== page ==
From his hiding place at the time, he heard many screams. Still heard them now.

    When he came to the monastery, he’d been given the name “Dorje,” which meant something indestructible that can cut through anything, often equated with “diamond” or “thunderbolt”.

    But on that night, he didn’t feel indestructible. Didn’t feel like a powerful thunderbolt at the epicenter of a thunderstorm.

    He felt like a dandelion; all of him puffed into pieces floating in the air, mixing with the death throes of his brothers.


  44. Overtime
    150 words

    The contractor didn’t seem to notice the displeasure—or disbelief—in the King’s face as he handed over the parchment and quill.
    “Sign here,” he mouthed around the crushed throkili leaves in his cheek. “And here. And here.”
    King Rogard held up his hands. “The right is fine. Beautiful.” He moved his hands. “The left is great. Nice workmanship.” Then he pointed his hands right at the problem. “What the blazes happened in the middle?”
    “I don’t follow.” The contractor shrugged.
    “You don’t follow?” The King shouted. “Look at it!”
    “Okay, okay! It’s a little rough. We let apprentices do that section. I’ll put in on the punch list. Couple of days extra. Tops.”
    “Fix it!” King Rogard screamed. “Or the royal wizard will conjure a thunderstorm over every job…”
    The contractor threw down the parchment and erupted in anger, “Excuse me! Union guidelines clearly prohibit magical delays and furthermore…”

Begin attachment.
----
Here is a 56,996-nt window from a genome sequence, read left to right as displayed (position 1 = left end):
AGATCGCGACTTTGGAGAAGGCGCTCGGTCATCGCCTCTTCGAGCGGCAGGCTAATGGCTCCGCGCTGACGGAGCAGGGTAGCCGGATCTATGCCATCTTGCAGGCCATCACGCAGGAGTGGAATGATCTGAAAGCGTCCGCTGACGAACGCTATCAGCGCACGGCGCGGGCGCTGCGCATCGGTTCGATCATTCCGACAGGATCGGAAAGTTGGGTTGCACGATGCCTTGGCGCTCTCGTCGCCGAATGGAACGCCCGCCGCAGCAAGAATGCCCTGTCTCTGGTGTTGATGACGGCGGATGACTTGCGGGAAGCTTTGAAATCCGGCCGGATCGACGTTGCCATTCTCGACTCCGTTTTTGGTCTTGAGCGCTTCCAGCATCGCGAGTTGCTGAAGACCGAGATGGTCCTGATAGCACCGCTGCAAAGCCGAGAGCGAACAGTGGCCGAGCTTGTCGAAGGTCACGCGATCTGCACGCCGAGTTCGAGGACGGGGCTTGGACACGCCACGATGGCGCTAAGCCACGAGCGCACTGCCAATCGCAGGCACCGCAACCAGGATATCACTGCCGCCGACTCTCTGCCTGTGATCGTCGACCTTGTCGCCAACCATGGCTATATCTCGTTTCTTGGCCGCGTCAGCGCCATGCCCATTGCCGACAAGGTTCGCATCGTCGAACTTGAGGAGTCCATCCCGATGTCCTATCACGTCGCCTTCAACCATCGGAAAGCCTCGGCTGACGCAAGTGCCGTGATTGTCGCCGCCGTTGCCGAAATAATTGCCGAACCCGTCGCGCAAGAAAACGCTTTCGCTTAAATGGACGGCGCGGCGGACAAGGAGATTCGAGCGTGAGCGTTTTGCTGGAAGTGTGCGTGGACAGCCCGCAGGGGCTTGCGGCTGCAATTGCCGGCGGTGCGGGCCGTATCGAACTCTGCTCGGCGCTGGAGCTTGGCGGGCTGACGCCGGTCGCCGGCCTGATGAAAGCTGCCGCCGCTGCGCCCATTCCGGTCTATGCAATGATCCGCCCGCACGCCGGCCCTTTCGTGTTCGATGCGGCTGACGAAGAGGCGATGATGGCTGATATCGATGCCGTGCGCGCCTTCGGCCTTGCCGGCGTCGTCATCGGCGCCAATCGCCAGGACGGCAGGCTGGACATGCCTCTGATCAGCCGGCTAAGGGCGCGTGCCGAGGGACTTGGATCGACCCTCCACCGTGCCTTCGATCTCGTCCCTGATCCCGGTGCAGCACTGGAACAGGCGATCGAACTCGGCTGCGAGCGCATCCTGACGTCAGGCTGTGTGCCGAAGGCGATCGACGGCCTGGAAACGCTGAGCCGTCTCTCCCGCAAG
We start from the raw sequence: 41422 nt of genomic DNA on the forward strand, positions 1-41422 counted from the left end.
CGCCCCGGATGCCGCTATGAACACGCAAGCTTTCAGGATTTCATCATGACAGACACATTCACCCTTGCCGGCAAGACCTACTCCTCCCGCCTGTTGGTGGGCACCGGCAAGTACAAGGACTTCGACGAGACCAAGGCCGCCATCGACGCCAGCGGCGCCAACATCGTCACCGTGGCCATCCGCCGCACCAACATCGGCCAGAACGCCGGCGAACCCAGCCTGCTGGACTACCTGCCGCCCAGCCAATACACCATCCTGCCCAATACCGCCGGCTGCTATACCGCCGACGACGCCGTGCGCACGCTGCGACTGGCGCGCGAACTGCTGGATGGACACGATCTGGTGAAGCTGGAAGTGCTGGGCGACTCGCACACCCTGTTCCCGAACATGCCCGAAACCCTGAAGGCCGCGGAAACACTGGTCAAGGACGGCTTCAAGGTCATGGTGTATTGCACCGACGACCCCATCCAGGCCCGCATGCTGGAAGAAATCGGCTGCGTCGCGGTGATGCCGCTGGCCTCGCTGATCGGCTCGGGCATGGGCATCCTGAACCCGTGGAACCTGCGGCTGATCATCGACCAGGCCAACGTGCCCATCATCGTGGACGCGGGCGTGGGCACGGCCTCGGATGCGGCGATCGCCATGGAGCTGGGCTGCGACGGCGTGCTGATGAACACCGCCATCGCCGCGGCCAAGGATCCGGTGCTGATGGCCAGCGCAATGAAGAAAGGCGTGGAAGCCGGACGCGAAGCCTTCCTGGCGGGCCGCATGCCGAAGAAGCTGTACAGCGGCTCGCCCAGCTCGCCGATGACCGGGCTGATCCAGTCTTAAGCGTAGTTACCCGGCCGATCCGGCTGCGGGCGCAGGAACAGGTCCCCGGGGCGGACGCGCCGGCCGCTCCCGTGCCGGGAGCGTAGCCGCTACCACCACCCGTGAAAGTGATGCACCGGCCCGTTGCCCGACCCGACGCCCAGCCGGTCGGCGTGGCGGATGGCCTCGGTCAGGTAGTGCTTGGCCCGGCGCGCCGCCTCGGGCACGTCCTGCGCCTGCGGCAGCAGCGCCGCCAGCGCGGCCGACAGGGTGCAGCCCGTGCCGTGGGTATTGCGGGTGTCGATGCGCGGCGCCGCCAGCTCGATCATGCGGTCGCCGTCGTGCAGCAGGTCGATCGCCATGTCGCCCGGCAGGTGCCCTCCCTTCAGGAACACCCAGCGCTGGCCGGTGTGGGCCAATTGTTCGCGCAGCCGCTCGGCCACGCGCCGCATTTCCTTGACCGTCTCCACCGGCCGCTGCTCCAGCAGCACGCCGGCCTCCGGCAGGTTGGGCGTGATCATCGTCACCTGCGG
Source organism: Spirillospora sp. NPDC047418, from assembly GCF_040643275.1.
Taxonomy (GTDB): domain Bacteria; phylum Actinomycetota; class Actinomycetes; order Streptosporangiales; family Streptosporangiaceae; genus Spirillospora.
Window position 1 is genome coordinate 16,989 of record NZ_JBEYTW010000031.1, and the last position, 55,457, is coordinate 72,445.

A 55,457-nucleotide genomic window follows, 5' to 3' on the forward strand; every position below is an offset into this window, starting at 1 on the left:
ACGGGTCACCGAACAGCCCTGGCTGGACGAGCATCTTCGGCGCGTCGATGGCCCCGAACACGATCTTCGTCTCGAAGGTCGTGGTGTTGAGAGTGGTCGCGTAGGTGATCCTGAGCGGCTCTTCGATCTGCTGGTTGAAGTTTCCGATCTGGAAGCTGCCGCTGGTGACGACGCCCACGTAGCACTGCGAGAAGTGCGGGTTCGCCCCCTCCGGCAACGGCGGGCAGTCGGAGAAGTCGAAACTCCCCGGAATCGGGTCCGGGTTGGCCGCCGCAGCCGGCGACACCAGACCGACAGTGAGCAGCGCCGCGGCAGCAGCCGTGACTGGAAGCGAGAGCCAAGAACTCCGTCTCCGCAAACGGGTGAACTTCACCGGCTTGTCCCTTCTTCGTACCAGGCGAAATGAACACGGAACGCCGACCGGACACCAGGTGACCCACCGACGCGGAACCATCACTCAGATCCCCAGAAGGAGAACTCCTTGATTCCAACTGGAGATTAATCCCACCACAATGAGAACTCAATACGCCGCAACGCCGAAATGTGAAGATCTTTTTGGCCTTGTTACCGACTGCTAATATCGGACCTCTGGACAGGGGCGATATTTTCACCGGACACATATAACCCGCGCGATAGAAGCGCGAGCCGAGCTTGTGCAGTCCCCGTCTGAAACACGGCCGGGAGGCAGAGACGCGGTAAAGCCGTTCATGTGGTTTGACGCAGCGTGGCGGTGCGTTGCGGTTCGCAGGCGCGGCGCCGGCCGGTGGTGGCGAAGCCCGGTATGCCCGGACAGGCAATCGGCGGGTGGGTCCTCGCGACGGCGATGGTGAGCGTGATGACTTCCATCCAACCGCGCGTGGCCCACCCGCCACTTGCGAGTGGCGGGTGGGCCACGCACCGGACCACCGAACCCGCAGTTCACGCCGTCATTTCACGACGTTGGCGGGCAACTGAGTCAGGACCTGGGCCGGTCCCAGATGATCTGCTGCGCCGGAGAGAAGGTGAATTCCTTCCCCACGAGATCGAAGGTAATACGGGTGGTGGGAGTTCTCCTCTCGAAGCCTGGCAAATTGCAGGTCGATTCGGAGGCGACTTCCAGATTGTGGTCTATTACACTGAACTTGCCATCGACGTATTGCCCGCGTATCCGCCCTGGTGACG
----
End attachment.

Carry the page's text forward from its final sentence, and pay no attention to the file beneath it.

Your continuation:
45. A Stab in the Dark

    I squint into darkness. There’s no time to wait for the next flash of lightning, I have to move. I edge forward quietly, using the wall to guide me, feeling the cool damp stone beneath my fingers. My other hand grasps tightly to my last sliver of hope. A drop of water lands on my arm and my heart races. Adrenalin surges, heightening my senses.

    It’s getting closer. If I hold my breath I can still hear breathing, a shallow panting that stops momentarily to sniff the air. It has my scent, it’s only a matter of time. These caves will be my tomb, of that I’m sure, but I don’t intend to rest here alone. I turn to face my hunter, staring at the empty nothingness and wondering if I am already dead. Then there is a sudden flash. It’s caught off guard, hunched over, ready to pounce. I charge into darkness, hoping my knife finds flesh not stone.